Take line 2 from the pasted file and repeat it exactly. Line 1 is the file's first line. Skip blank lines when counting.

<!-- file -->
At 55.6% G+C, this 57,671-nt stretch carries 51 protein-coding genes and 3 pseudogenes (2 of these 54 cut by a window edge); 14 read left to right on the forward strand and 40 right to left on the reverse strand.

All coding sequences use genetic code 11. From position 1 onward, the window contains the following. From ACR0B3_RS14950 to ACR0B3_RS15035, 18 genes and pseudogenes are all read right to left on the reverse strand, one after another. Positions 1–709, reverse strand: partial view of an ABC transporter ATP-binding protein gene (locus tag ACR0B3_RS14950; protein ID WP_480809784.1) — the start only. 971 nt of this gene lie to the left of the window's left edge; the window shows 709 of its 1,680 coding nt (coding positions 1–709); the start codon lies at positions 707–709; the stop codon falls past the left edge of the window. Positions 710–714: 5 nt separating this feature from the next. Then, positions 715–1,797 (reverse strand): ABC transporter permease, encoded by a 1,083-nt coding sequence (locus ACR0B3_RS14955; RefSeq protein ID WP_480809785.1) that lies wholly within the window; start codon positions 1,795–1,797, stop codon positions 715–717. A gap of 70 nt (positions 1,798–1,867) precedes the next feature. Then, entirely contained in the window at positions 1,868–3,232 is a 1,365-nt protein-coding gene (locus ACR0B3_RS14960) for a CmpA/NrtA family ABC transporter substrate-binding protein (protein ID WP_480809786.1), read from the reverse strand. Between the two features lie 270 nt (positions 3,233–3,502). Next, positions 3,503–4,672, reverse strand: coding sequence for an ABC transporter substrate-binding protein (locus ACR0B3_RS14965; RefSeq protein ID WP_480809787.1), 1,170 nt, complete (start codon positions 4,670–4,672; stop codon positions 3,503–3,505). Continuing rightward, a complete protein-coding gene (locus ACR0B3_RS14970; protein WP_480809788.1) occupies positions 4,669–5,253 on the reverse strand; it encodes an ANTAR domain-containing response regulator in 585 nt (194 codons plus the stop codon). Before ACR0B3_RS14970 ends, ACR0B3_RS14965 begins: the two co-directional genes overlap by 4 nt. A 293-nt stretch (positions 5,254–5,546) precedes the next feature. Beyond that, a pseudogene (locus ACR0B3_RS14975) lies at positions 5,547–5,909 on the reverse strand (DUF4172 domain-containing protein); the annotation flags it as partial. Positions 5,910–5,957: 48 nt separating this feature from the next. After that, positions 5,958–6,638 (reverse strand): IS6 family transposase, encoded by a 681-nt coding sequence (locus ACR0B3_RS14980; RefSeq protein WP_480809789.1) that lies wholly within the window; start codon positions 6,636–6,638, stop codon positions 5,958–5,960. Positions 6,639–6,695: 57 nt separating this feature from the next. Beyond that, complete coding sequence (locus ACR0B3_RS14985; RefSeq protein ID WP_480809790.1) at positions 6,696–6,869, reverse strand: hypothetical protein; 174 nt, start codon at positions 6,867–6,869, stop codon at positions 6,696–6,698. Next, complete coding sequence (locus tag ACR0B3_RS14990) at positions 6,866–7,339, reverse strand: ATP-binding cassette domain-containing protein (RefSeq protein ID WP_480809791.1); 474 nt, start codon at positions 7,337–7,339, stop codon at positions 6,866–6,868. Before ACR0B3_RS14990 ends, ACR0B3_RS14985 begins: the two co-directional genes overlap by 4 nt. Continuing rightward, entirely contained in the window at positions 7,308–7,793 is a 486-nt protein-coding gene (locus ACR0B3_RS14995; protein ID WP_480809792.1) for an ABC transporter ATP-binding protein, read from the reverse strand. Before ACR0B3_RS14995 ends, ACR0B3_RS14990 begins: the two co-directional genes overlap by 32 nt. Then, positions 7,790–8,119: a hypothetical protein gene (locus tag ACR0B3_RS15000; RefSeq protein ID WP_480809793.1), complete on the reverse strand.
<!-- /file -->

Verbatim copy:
All coding sequences use genetic code 11. From position 1 onward, the window contains the following. From ACR0B3_RS14950 to ACR0B3_RS15035, 18 genes and pseudogenes are all read right to left on the reverse strand, one after another. Positions 1–709, reverse strand: partial view of an ABC transporter ATP-binding protein gene (locus tag ACR0B3_RS14950; protein ID WP_480809784.1) — the start only. 971 nt of this gene lie to the left of the window's left edge; the window shows 709 of its 1,680 coding nt (coding positions 1–709); the start codon lies at positions 707–709; the stop codon falls past the left edge of the window. Positions 710–714: 5 nt separating this feature from the next. Then, positions 715–1,797 (reverse strand): ABC transporter permease, encoded by a 1,083-nt coding sequence (locus ACR0B3_RS14955; RefSeq protein ID WP_480809785.1) that lies wholly within the window; start codon positions 1,795–1,797, stop codon positions 715–717. A gap of 70 nt (positions 1,798–1,867) precedes the next feature. Then, entirely contained in the window at positions 1,868–3,232 is a 1,365-nt protein-coding gene (locus ACR0B3_RS14960) for a CmpA/NrtA family ABC transporter substrate-binding protein (protein ID WP_480809786.1), read from the reverse strand. Between the two features lie 270 nt (positions 3,233–3,502). Next, positions 3,503–4,672, reverse strand: coding sequence for an ABC transporter substrate-binding protein (locus ACR0B3_RS14965; RefSeq protein ID WP_480809787.1), 1,170 nt, complete (start codon positions 4,670–4,672; stop codon positions 3,503–3,505). Continuing rightward, a complete protein-coding gene (locus ACR0B3_RS14970; protein WP_480809788.1) occupies positions 4,669–5,253 on the reverse strand; it encodes an ANTAR domain-containing response regulator in 585 nt (194 codons plus the stop codon). Before ACR0B3_RS14970 ends, ACR0B3_RS14965 begins: the two co-directional genes overlap by 4 nt. A 293-nt stretch (positions 5,254–5,546) precedes the next feature. Beyond that, a pseudogene (locus ACR0B3_RS14975) lies at positions 5,547–5,909 on the reverse strand (DUF4172 domain-containing protein); the annotation flags it as partial. Positions 5,910–5,957: 48 nt separating this feature from the next. After that, positions 5,958–6,638 (reverse strand): IS6 family transposase, encoded by a 681-nt coding sequence (locus ACR0B3_RS14980; RefSeq protein WP_480809789.1) that lies wholly within the window; start codon positions 6,636–6,638, stop codon positions 5,958–5,960. Positions 6,639–6,695: 57 nt separating this feature from the next. Beyond that, complete coding sequence (locus ACR0B3_RS14985; RefSeq protein ID WP_480809790.1) at positions 6,696–6,869, reverse strand: hypothetical protein; 174 nt, start codon at positions 6,867–6,869, stop codon at positions 6,696–6,698. Next, complete coding sequence (locus tag ACR0B3_RS14990) at positions 6,866–7,339, reverse strand: ATP-binding cassette domain-containing protein (RefSeq protein ID WP_480809791.1); 474 nt, start codon at positions 7,337–7,339, stop codon at positions 6,866–6,868. Before ACR0B3_RS14990 ends, ACR0B3_RS14985 begins: the two co-directional genes overlap by 4 nt. Continuing rightward, entirely contained in the window at positions 7,308–7,793 is a 486-nt protein-coding gene (locus ACR0B3_RS14995; protein ID WP_480809792.1) for an ABC transporter ATP-binding protein, read from the reverse strand. Before ACR0B3_RS14995 ends, ACR0B3_RS14990 begins: the two co-directional genes overlap by 32 nt. Then, positions 7,790–8,119: a hypothetical protein gene (locus tag ACR0B3_RS15000; RefSeq protein ID WP_480809793.1), complete on the reverse strand.